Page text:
Here's What Made The Willys MB Jeep The Ultimate Off-Road Machine

In 2023, there are plenty of fantastic off-roaders on the market. Toyota has the 4Runner, Land Cruiser, and Tacoma. Ford makes the wickedly fast Raptor. And Chevrolet offers the Trail Boss variant of the Silverado pickup. But the grandfather of them all is Jeep and its classic boxy 4x4, the Wrangler. Technology has made the Wrangler better over the decades, but aesthetically, the design hasn't changed very much. From its inception in the late 1980s, there are several mainstays with the Wrangler: you can take the doors off, it's shaped like a cube, and it can go just about anywhere wheeled transportation will allow. 

Before the Wrangler, there was the CJ series of Jeeps that were made in the 1940s through the 1980s. That series was made by a wide array of manufacturers as Jeep was bought and sold many times over the course of the its history. But the most best-known of these manufacturers were Willys-Overland, Kaiser, and American Motors (via SiloDrome). Years before the CJ became a symbol of off-road freedom, the Willys MB became the symbol for freedom across the globe. 

A soldier's friend

According to Jeep, the United States Army first ordered the Willys MB in 1941 to give U.S. soldiers fighting the Axis Forces a reliable workhorse. It was made without much modification until the end of the war in 1945. During the war, it gained a reputation as being capable of doing just about anything. It served as a weapons platform for Browning .30 caliber and .50 caliber machine guns. it hauled the wounded out of harm's way, it carried rations to the front lines. It was indefatigable. It also had the advantage of four-wheel drive, allowing it to traverse war-torn terrain with relative ease. The German-equivalent Volkswagen manufactured Kubelwagen was only rear-wheel drive (Via The Internet Archive).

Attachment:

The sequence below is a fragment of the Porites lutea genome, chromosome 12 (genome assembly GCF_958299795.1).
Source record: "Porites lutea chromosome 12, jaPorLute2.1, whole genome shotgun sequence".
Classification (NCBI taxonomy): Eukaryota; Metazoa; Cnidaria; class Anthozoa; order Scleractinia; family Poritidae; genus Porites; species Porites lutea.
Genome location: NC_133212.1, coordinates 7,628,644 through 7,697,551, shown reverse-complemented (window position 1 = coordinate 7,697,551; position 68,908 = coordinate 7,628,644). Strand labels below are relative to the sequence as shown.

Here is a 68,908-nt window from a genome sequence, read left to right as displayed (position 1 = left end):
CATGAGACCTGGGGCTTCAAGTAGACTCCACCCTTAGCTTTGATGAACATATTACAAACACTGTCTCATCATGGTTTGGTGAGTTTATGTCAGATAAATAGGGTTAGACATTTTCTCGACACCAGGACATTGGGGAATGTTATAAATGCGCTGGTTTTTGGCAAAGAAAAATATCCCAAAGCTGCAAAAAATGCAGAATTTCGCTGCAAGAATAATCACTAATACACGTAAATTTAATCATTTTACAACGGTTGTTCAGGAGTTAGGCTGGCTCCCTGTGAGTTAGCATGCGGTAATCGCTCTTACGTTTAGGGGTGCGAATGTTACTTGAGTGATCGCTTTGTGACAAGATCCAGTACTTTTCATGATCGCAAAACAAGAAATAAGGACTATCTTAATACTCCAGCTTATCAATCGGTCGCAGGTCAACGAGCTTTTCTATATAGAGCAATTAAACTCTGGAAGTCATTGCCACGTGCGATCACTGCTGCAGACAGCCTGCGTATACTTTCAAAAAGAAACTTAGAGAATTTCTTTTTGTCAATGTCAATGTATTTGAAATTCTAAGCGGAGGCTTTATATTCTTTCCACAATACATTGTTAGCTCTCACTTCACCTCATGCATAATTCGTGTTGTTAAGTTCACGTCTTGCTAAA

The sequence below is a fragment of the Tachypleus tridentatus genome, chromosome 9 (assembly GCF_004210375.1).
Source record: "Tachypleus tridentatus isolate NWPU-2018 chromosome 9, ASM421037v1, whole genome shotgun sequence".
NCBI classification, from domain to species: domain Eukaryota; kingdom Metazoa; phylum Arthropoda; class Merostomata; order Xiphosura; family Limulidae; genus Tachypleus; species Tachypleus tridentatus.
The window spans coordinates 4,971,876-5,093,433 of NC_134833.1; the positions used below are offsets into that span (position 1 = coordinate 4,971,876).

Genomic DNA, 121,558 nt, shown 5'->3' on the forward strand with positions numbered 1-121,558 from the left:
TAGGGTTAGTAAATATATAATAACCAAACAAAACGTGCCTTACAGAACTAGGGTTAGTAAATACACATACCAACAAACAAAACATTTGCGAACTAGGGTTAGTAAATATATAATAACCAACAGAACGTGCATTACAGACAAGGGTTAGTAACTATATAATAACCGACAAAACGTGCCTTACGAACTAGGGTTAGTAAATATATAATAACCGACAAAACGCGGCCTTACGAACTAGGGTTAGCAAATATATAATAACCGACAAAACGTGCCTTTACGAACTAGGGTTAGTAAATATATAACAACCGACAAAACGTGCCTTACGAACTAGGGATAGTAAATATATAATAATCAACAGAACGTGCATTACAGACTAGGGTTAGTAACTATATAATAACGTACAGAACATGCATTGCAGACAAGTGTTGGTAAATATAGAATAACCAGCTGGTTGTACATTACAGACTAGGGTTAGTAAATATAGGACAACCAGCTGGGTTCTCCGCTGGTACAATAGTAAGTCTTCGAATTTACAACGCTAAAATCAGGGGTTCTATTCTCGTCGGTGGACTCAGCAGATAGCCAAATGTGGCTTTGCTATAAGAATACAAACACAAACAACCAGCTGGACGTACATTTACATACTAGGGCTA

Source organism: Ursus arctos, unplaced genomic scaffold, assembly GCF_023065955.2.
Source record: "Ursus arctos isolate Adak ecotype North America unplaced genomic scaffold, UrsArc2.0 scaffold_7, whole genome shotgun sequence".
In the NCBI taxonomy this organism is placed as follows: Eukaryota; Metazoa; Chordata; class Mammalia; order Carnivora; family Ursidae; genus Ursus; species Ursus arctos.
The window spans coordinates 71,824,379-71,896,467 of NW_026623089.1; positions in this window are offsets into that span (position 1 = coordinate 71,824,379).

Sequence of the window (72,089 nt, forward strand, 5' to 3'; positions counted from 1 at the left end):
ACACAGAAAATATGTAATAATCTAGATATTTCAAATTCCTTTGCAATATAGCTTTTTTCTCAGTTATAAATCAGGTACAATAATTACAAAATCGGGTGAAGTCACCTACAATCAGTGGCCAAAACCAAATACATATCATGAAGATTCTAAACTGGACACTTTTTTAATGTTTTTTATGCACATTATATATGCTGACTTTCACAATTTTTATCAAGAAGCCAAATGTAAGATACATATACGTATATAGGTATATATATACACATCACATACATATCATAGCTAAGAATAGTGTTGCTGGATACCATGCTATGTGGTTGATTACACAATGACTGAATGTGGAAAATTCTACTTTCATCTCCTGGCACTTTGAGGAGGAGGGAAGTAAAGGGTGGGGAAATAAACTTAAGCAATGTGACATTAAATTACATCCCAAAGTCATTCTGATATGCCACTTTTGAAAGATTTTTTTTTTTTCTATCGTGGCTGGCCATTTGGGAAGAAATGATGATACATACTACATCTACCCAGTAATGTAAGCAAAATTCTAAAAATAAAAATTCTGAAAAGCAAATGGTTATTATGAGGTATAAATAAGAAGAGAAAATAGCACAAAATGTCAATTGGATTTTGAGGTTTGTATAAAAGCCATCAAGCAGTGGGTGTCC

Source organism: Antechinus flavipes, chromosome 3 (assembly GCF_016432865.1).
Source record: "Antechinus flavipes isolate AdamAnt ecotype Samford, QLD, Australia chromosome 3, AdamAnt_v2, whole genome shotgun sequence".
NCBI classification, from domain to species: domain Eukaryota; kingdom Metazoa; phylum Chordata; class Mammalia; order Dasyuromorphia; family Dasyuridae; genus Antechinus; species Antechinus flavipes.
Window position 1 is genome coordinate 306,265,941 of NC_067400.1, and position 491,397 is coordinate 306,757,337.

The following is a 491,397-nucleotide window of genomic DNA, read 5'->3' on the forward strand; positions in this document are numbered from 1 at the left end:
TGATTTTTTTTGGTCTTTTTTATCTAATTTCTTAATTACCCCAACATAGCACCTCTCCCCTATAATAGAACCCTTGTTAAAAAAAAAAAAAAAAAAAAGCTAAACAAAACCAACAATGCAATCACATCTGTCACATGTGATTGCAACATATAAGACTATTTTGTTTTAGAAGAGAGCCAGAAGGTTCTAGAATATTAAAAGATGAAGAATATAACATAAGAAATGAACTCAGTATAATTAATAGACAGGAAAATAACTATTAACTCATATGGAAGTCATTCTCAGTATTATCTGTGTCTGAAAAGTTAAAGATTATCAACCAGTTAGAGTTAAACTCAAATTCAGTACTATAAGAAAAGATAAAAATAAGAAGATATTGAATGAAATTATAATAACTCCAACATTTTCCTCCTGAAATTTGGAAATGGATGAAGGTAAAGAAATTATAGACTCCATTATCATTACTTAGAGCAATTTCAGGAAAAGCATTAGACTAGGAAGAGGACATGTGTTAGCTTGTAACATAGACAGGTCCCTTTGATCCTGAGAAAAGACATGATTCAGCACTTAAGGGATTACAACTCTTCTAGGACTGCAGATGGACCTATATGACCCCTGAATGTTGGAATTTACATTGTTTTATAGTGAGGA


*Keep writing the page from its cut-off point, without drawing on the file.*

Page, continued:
A reporter at the time, Ernie Pyle, said of the Willys MB: "It did everything. It went everywhere. Was a faithful as a dog, as strong as a mule, and as agile as a goat. It constantly carried twice what it was designed for and still kept going." Enzo Ferrari himself was a noted fan of the humble jeep and called it "the only true American sports car."

A tenacious and tiny off-roader

Mechanically was where the Jeep really made its name known. It was powered by a 134 cubic inch four-cylinder (also called the "Go-Devil") that put out a whopping 60 horsepower and 105 pound feet of torque. But it was aided by its relatively light weight and tall and narrow 16-inch wheels. The 4x4 components, including a two-speed transfer case, were supplied by Dana, a company that still supplies automakers to this day (via Kaiser-Willys). The layout was extremely simple and easy to work with. It didn't have a roof to worry about, there were no doors present, and the windshield is basically optional. It's exactly a vehicle and nothing else. 

Although the specs aren't impressive compared to off-roaders of today, the market itself wouldn't exist without the Willys MB, much less Jeep as a brand. When a vehicle's accomplishments include both praise from the founder of Ferrari and assisting in the collapse of the Axis Forces, it's safe to say it has more off-road credentials than your average lifted Tacoma.